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Words, Words, Words
Contrary to popular belief, those things called ‘writer’s block’ do not just go away like a hangover writes Durre Mughal

You want to write, but words do not come out as sophisticated as they were in
your head. You spend ten minutes reworking that sentence but then are unable
to think of the next one. That book seems like good inspiration, maybe you will
go read that and come back to this terrifying piece of paper later, when you have
some inspiration.

That scenario is all too familiar. Just like everything else we weigh out writing
in terms of good and bad, and we do this unforgivingly from the minute we have
written our first sentence, which really is inadequate compared to a thousand
words of a story. Until there is something written, there will not be anything to
compare your ‘good’ and ‘bad’ writing to and so all your writing will seem bad to
you and there will be no progress. Instead, what you will always be comparing
it to are the works of published writers without thinking about their secretly
hidden notebooks full of scribbles and ‘bad writing’. Don’t be your own judge!
Open a blog, talk to fellow writer friends, go to workshops and get feedback.

Contrary to popular belief, those things called ‘writer’s block’ do not just go away
like a hangover if you drink water and sleep all day. The ice needs to be chiselled
down and melted. I remember writing my very first prose piece. It was a very
short descriptive piece in following a girl walk from one room to the next, but I
was fascinated with how much I could bring out in such a short time. At the time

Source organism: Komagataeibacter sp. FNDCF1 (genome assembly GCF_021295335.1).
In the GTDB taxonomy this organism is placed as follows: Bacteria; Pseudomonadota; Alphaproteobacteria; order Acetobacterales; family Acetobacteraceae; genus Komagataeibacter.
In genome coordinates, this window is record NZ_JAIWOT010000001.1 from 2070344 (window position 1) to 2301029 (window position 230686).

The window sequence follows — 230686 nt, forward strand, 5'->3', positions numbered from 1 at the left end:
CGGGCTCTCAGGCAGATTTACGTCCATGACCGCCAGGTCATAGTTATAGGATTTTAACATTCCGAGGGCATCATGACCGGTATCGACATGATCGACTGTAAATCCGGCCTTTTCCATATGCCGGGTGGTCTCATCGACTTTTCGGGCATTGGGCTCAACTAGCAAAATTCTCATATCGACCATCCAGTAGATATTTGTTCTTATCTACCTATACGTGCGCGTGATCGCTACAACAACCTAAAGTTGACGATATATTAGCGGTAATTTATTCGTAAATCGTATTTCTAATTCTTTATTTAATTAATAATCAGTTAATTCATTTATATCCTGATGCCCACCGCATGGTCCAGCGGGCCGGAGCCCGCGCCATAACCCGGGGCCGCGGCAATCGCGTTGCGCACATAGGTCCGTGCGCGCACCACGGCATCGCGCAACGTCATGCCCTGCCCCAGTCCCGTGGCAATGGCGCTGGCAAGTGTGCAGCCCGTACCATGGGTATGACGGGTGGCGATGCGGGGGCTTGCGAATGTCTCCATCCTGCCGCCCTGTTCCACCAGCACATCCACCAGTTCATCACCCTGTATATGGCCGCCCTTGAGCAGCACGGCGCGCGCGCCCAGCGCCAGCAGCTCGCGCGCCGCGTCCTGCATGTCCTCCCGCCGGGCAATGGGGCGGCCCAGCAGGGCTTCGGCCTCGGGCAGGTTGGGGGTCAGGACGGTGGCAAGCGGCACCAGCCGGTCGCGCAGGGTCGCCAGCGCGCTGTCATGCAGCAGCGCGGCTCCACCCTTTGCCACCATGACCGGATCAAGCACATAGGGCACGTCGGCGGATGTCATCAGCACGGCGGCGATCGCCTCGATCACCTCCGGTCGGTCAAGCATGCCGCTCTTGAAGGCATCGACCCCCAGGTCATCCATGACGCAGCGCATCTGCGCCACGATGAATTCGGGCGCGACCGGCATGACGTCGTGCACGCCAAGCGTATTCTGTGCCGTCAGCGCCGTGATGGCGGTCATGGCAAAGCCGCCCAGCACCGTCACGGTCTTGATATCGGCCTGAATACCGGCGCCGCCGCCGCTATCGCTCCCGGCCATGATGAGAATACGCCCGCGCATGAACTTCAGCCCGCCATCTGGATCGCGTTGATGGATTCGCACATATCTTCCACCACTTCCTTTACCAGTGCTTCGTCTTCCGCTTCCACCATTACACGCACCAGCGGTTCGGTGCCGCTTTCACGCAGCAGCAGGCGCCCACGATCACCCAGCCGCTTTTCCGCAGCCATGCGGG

I was thinking of how prose isn’t really my thing but that changed completely!

I think it is important to keep every little piece of writing that you do like a
map. It is equally important to dabble in everything. When I get stuck, reading
books like Writing Fiction by Linda Anderson and Derek Neale (2009) offer a
lot of help. It is one of those books you will probably come across when doing a
Creative Writing degree that you hide away after your first year (it is a defensive
instinct really). The book actually talks you through the process of writing and
different aspects that seem like common sense to us young writers yet at the
time we forget about them. We know we have to develop our character but
only as a mantra. Most of us never spend the full time intricately mapping and
brainstorming and getting to know them. The book has little activities that have
different focuses – from description to setting. This helps you focus on each
aspect in-depth.

Last but not least, writing takes time. Don’t expect to contemplate scenarios in
your mind and have a beautifully written story on a piece of paper in one hour.
Discipline yourself and set aside enough time to write. But remember to have
a balance also; don’t push yourself, but don’t give up instantly. It is easy to feel
dejected and think ‘who am I kidding? I’ll never be as great as (insert inspiring
author here)’. Yet what we forget as young writers is that those writers have
years on us. When you have enough material written, there will always be a
competition or an opportunity around. Many will knock you back, but the more
you put yourself there the more opportunities you are creating for yourself!

Durre Mughal is a young writer based at Cardiff Metropolitan University. 



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